Some treatments for a partial tear in the supraspinatus tendon are for the patient to modulate his activity when it involves his shoulder, rest, and gentle exercises and physical therapy to help the shoulder heal, according to the American Academy of Orthopaedic Surgeons. Other treatments are nonsteroidal anti-inflammatory drugs such as ibuprofen or corticosteroid injections to relieve the pain.
In about half of the patients who've suffered a supraspinatus tendon tear, the nonsurgical treatment improves the functioning of their shoulder and eases the pain of the injury, claims the American Academy of Orthopaedic Surgeons. However, the consequences of nonsurgical treatment may mean that the patient permanently limits his activities and that the shoulder is never quite as strong as it was before the tear. Also, the tear could still grow.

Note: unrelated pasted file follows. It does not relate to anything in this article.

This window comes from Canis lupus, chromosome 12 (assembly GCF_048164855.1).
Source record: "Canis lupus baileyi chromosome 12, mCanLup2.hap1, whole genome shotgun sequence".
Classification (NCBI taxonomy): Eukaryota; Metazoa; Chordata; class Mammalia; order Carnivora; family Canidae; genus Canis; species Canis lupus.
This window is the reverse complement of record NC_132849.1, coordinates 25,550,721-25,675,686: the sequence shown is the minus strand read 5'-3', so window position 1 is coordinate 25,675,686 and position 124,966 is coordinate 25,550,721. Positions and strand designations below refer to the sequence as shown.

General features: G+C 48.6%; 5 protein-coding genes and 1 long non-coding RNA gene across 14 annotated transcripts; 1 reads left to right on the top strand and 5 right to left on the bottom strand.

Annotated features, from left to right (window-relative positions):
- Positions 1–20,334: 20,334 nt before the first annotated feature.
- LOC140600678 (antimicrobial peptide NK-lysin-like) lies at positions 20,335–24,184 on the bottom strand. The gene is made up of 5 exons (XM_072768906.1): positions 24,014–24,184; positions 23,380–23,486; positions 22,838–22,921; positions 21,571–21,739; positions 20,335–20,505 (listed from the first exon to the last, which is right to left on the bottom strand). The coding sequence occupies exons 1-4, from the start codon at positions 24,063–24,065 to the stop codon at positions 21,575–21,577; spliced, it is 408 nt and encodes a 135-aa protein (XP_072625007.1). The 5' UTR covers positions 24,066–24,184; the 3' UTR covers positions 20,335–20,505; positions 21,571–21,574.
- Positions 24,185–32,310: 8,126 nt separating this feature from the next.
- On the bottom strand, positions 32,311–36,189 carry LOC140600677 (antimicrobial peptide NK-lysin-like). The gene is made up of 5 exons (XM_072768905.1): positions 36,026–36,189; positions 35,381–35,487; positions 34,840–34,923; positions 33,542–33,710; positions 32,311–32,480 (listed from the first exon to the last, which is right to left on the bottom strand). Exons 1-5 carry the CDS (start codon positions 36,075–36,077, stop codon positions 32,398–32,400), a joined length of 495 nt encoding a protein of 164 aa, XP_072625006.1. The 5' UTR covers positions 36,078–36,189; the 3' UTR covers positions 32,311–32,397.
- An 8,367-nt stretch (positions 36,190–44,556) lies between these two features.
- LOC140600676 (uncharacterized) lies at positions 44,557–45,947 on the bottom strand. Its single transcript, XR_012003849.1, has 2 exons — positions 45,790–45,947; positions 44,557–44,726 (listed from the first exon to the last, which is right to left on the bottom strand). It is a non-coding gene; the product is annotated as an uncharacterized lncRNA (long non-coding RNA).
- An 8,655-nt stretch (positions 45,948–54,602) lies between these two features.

Surgery is an option if the tear is deep, says the American Academy of Orthopaedic Surgeons. It is also an option if the shoulder is very weak and its functioning is very compromised, if the symptoms have not significantly improved after six to 12 months, and the tear was caused by an acute injury that happened recently. This is an injury that happens all at once and is often the result of an accident as opposed to a degenerative tear that happens over time and as a result of the aging process.